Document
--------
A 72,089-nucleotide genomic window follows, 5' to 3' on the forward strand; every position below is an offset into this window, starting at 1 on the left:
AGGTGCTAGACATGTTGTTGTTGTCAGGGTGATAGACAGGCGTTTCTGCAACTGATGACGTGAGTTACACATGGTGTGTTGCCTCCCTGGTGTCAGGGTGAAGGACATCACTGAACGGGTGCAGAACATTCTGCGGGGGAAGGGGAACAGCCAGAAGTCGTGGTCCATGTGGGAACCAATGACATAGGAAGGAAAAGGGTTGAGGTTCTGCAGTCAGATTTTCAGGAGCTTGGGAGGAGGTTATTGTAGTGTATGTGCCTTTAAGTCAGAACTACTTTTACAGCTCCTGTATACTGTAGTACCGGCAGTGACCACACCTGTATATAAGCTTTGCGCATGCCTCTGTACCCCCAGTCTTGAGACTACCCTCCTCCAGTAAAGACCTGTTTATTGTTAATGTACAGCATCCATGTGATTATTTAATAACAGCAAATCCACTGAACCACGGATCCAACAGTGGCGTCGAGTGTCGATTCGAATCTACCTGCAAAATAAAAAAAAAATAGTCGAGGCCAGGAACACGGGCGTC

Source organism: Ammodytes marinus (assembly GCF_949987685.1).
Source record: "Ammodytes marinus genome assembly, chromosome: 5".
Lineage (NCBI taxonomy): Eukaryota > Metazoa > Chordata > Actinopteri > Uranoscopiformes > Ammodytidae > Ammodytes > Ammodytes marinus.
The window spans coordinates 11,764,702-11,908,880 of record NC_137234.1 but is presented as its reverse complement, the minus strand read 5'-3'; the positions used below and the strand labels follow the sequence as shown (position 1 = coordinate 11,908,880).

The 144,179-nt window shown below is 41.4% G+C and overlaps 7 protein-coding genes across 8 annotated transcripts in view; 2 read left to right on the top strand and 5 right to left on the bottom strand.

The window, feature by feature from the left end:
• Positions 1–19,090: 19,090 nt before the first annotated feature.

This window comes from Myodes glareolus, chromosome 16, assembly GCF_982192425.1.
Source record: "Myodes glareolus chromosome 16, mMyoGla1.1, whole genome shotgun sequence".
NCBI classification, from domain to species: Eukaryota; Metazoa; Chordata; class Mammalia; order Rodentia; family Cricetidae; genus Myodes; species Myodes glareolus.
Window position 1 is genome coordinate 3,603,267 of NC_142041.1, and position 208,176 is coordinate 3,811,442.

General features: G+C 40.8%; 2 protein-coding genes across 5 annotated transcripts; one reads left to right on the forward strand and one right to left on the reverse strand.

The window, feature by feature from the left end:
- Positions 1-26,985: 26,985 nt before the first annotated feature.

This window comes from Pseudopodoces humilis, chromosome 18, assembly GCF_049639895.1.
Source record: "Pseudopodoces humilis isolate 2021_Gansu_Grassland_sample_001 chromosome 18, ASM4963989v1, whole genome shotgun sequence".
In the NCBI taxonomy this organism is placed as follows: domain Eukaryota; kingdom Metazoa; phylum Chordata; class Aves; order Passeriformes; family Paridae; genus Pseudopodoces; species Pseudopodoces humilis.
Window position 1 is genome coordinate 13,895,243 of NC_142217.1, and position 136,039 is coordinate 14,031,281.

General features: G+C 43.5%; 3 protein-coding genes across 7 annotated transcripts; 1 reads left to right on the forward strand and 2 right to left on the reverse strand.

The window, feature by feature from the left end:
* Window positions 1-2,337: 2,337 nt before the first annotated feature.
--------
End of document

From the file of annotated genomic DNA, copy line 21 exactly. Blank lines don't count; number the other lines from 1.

General features: G+C 43.5%; 3 protein-coding genes across 7 annotated transcripts; 1 reads left to right on the forward strand and 2 right to left on the reverse strand.